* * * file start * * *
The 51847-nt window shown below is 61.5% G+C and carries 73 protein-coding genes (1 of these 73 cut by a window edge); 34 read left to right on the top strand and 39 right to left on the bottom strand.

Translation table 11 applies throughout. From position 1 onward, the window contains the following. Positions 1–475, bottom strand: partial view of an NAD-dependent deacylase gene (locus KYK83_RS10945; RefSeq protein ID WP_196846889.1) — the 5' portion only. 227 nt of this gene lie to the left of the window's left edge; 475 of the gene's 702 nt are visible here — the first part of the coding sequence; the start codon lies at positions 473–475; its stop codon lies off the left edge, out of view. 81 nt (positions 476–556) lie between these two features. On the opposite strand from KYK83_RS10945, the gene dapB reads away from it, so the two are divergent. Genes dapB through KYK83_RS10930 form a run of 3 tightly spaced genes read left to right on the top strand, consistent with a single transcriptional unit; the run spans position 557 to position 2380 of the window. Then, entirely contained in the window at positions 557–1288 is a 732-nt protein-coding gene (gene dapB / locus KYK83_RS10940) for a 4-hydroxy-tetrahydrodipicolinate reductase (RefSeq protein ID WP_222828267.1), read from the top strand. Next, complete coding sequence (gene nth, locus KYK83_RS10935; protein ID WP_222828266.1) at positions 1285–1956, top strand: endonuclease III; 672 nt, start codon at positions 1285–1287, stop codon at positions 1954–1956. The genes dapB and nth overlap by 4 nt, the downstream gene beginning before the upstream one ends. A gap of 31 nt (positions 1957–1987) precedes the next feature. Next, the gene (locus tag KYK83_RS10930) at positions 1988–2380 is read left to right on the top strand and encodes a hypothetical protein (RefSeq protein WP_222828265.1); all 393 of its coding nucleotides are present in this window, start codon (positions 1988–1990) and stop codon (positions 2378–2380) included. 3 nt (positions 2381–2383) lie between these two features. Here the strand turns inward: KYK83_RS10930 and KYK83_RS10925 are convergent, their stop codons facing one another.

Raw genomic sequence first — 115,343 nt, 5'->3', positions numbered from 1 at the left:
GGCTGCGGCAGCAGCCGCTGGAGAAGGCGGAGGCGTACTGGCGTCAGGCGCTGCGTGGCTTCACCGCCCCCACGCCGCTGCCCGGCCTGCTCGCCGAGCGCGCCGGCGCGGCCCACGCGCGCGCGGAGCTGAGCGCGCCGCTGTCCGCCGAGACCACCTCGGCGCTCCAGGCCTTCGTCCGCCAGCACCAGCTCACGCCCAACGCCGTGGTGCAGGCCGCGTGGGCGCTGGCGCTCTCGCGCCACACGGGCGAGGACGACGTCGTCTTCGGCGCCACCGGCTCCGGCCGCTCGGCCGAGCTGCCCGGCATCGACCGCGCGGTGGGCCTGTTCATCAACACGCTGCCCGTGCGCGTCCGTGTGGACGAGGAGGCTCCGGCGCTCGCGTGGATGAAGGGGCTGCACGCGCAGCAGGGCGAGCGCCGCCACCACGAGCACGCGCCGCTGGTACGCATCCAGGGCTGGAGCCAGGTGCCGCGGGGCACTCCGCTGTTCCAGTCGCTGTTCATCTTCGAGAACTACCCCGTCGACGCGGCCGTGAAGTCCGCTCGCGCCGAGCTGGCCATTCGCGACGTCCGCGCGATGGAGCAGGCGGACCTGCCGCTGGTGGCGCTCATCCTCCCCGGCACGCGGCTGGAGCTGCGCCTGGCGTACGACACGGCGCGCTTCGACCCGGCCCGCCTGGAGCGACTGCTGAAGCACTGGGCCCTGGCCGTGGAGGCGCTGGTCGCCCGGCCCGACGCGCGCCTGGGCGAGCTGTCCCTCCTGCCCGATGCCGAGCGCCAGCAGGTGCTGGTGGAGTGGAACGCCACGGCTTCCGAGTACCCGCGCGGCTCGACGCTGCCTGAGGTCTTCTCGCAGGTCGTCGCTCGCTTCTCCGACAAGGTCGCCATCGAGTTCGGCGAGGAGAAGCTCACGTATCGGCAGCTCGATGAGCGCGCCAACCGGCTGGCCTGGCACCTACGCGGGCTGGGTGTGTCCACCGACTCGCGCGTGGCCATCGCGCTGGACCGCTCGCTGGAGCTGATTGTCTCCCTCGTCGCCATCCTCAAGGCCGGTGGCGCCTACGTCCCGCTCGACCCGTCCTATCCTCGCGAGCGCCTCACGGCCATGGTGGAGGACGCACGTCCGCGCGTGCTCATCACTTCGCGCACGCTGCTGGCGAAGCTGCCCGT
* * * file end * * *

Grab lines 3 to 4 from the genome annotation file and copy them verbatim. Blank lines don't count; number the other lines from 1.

Raw genomic sequence first — 115,343 nt, 5'->3', positions numbered from 1 at the left:
GGCTGCGGCAGCAGCCGCTGGAGAAGGCGGAGGCGTACTGGCGTCAGGCGCTGCGTGGCTTCACCGCCCCCACGCCGCTGCCCGGCCTGCTCGCCGAGCGCGCCGGCGCGGCCCACGCGCGCGCGGAGCTGAGCGCGCCGCTGTCCGCCGAGACCACCTCGGCGCTCCAGGCCTTCGTCCGCCAGCACCAGCTCACGCCCAACGCCGTGGTGCAGGCCGCGTGGGCGCTGGCGCTCTCGCGCCACACGGGCGAGGACGACGTCGTCTTCGGCGCCACCGGCTCCGGCCGCTCGGCCGAGCTGCCCGGCATCGACCGCGCGGTGGGCCTGTTCATCAACACGCTGCCCGTGCGCGTCCGTGTGGACGAGGAGGCTCCGGCGCTCGCGTGGATGAAGGGGCTGCACGCGCAGCAGGGCGAGCGCCGCCACCACGAGCACGCGCCGCTGGTACGCATCCAGGGCTGGAGCCAGGTGCCGCGGGGCACTCCGCTGTTCCAGTCGCTGTTCATCTTCGAGAACTACCCCGTCGACGCGGCCGTGAAGTCCGCTCGCGCCGAGCTGGCCATTCGCGACGTCCGCGCGATGGAGCAGGCGGACCTGCCGCTGGTGGCGCTCATCCTCCCCGGCACGCGGCTGGAGCTGCGCCTGGCGTACGACACGGCGCGCTTCGACCCGGCCCGCCTGGAGCGACTGCTGAAGCACTGGGCCCTGGCCGTGGAGGCGCTGGTCGCCCGGCCCGACGCGCGCCTGGGCGAGCTGTCCCTCCTGCCCGATGCCGAGCGCCAGCAGGTGCTGGTGGAGTGGAACGCCACGGCTTCCGAGTACCCGCGCGGCTCGACGCTGCCTGAGGTCTTCTCGCAGGTCGTCGCTCGCTTCTCCGACAAGGTCGCCATCGAGTTCGGCGAGGAGAAGCTCACGTATCGGCAGCTCGATGAGCGCGCCAACCGGCTGGCCTGGCACCTACGCGGGCTGGGTGTGTCCACCGACTCGCGCGTGGCCATCGCGCTGGACCGCTCGCTGGAGCTGATTGTCTCCCTCGTCGCCATCCTCAAGGCCGGTGGCGCCTACGTCCCGCTCGACCCGTCCTATCCTCGCGAGCGCCTCACGGCCATGGTGGAGGACGCACGTCCGCGCGTGCTCATCACTTCGCGCACGCTGCTGGCGAAGCTGCCCGT